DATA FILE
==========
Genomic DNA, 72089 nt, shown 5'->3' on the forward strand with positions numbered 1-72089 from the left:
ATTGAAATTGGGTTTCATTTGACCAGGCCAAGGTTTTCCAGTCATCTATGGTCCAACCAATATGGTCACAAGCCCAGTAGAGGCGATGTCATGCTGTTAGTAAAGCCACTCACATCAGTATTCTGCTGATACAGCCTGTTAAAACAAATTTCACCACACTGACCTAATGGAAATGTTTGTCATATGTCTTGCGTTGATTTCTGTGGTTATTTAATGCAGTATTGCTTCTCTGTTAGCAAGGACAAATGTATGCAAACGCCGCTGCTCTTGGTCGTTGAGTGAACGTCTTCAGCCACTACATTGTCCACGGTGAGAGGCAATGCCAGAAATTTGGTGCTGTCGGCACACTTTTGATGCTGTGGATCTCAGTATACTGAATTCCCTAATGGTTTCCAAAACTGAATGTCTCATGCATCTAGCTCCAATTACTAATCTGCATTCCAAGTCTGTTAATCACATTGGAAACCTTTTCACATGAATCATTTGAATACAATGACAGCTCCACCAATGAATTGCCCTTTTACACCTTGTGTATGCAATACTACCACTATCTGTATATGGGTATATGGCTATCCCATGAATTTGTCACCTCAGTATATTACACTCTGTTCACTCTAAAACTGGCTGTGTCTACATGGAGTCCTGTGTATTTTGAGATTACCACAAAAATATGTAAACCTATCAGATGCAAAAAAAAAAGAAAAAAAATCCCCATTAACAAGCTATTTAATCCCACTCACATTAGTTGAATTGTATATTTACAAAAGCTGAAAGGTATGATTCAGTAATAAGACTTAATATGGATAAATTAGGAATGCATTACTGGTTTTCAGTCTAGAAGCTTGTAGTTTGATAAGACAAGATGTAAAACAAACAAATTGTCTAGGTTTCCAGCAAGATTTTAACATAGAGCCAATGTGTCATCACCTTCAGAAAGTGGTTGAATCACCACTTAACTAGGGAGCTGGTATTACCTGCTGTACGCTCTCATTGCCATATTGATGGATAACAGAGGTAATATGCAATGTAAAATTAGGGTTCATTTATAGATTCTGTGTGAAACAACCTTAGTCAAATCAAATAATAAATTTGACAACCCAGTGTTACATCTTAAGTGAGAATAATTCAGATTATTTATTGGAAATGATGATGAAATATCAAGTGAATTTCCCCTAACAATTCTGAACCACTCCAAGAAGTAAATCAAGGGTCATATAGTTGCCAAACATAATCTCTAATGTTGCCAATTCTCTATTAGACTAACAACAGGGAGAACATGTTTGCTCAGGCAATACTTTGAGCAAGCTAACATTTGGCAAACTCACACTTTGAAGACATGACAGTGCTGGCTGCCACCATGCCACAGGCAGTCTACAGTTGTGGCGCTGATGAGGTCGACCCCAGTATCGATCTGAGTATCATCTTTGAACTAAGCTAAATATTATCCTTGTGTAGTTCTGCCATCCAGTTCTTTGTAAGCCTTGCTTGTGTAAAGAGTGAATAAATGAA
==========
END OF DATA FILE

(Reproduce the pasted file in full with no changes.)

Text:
Genomic DNA, 72089 nt, shown 5'->3' on the forward strand with positions numbered 1-72089 from the left:
ATTGAAATTGGGTTTCATTTGACCAGGCCAAGGTTTTCCAGTCATCTATGGTCCAACCAATATGGTCACAAGCCCAGTAGAGGCGATGTCATGCTGTTAGTAAAGCCACTCACATCAGTATTCTGCTGATACAGCCTGTTAAAACAAATTTCACCACACTGACCTAATGGAAATGTTTGTCATATGTCTTGCGTTGATTTCTGTGGTTATTTAATGCAGTATTGCTTCTCTGTTAGCAAGGACAAATGTATGCAAACGCCGCTGCTCTTGGTCGTTGAGTGAACGTCTTCAGCCACTACATTGTCCACGGTGAGAGGCAATGCCAGAAATTTGGTGCTGTCGGCACACTTTTGATGCTGTGGATCTCAGTATACTGAATTCCCTAATGGTTTCCAAAACTGAATGTCTCATGCATCTAGCTCCAATTACTAATCTGCATTCCAAGTCTGTTAATCACATTGGAAACCTTTTCACATGAATCATTTGAATACAATGACAGCTCCACCAATGAATTGCCCTTTTACACCTTGTGTATGCAATACTACCACTATCTGTATATGGGTATATGGCTATCCCATGAATTTGTCACCTCAGTATATTACACTCTGTTCACTCTAAAACTGGCTGTGTCTACATGGAGTCCTGTGTATTTTGAGATTACCACAAAAATATGTAAACCTATCAGATGCAAAAAAAAAAGAAAAAAAATCCCCATTAACAAGCTATTTAATCCCACTCACATTAGTTGAATTGTATATTTACAAAAGCTGAAAGGTATGATTCAGTAATAAGACTTAATATGGATAAATTAGGAATGCATTACTGGTTTTCAGTCTAGAAGCTTGTAGTTTGATAAGACAAGATGTAAAACAAACAAATTGTCTAGGTTTCCAGCAAGATTTTAACATAGAGCCAATGTGTCATCACCTTCAGAAAGTGGTTGAATCACCACTTAACTAGGGAGCTGGTATTACCTGCTGTACGCTCTCATTGCCATATTGATGGATAACAGAGGTAATATGCAATGTAAAATTAGGGTTCATTTATAGATTCTGTGTGAAACAACCTTAGTCAAATCAAATAATAAATTTGACAACCCAGTGTTACATCTTAAGTGAGAATAATTCAGATTATTTATTGGAAATGATGATGAAATATCAAGTGAATTTCCCCTAACAATTCTGAACCACTCCAAGAAGTAAATCAAGGGTCATATAGTTGCCAAACATAATCTCTAATGTTGCCAATTCTCTATTAGACTAACAACAGGGAGAACATGTTTGCTCAGGCAATACTTTGAGCAAGCTAACATTTGGCAAACTCACACTTTGAAGACATGACAGTGCTGGCTGCCACCATGCCACAGGCAGTCTACAGTTGTGGCGCTGATGAGGTCGACCCCAGTATCGATCTGAGTATCATCTTTGAACTAAGCTAAATATTATCCTTGTGTAGTTCTGCCATCCAGTTCTTTGTAAGCCTTGCTTGTGTAAAGAGTGAATAAATGAA